“It could be something as simple as saying, Hey, this makes me really uncomforta­ble.’ Kitchen continued. “Let them know what your boundaries are and be firm. Learning to have a voice is important and learning how to set your boundaries is critical in formulatin­g relationsh­ips.”

The top three recruitmen­t locations are the internet dating sites, at 13 percent; the street, meaning strangers who promise easy money or fame at 11 percent, and Facebook at 10 percent.

“Teaching children at a young age about internet safety is very important, especially in a world so focused on social media and the internet,” Kitchen said. “There are many resources available to help teach your child about Internet and social media safety, such as ‘Thorn for Parents,’ which gives parents different topics concerning internet and tech safety and tools to help inform their children.

“‘Bark’ is a parental control tool used to monitor social media, text messages, and other activities for signs of inappropri­ate content and predators, keeping your child safer online,” she continued. “It is always important to inform your children never to give out their personal informatio­n online, know who your child is talking to as most of the time online chat rooms are dangerous, don’t meet up with people you meet online, and keep open communicat­ion between your child about what they are doing on the internet and who they are communicat­ing with.”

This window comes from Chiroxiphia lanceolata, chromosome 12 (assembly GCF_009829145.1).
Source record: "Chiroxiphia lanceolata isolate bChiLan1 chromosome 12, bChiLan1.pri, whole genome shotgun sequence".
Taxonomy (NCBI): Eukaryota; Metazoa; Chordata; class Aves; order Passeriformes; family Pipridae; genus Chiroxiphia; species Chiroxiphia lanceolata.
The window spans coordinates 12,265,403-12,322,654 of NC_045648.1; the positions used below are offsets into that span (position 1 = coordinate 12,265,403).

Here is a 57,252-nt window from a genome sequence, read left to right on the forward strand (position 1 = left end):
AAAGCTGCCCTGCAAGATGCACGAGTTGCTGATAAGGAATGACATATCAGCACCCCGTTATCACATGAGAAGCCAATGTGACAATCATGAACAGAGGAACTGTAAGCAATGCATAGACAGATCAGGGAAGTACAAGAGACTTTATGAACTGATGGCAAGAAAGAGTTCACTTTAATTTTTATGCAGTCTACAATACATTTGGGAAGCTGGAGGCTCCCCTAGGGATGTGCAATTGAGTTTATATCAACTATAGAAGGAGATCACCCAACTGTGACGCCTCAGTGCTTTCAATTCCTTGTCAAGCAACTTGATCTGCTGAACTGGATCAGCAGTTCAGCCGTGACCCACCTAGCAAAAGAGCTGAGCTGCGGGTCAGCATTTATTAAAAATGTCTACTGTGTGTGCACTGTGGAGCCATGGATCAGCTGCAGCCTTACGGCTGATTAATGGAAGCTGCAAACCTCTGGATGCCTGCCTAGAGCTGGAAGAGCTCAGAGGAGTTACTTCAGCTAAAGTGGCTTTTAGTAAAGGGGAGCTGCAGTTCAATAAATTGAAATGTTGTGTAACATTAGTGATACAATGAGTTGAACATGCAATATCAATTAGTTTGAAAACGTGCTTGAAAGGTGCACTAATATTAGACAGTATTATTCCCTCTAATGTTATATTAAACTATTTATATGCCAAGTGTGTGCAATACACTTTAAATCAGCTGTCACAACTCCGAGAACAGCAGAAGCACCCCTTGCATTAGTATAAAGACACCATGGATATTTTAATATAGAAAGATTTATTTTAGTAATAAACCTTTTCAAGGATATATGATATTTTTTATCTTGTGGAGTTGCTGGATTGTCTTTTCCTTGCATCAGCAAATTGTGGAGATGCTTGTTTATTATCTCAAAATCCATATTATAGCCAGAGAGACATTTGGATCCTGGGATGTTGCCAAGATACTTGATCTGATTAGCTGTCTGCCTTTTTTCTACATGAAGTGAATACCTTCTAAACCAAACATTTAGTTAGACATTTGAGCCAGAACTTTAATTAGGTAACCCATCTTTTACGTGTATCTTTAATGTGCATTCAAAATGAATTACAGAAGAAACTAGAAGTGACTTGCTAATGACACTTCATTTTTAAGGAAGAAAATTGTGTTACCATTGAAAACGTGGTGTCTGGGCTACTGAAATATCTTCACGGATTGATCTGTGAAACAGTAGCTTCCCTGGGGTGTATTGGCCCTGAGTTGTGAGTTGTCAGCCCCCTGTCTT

As a whole, the study said the internet remained the top reported recruitmen­t location. The recent migration or relocation category remained the most frequently reported risk factor or vulnerabil­ity identified, applying to 54 percent of all likely victims with a known risk factor; this also applied to 93 percent of likely victims of labor traffickin­g.

The top five at-risk population­s included after recent migration or relocation are those with a mental or physical health concern at 10 percent, substance abuse at nine percent, unstable housing at eight percent and runaway or homeless youth at seven percent.

“These numbers should remind us how important it is to control the amount of people who cross the border,” Hood said. “They arrive here with no place to stay and no food source. We have big surges of people who have been taken advantage of. It’s always risky if you ignore legal procedures.”

That risk, Hood said, includes traffickin­g and exploitati­on.

“In Canada, a family takes you in. Here you are stuck,” he said. “People come here with no plan, no one to help them, and not knowing where will they work. These immigrants are trying to live the dream, to gain freedom. Most don’t know any better. Evil people will always prey on them. They get involved in illegal business and they can’t call police because they’re afraid they will get sent back.”

 ?? FILE PHOTO ?? A table set up with informatio­n for the Madison County Safe Harbour Program.
FILE PHOTO A table set up with informatio­n for the Madison County Safe Harbour Program.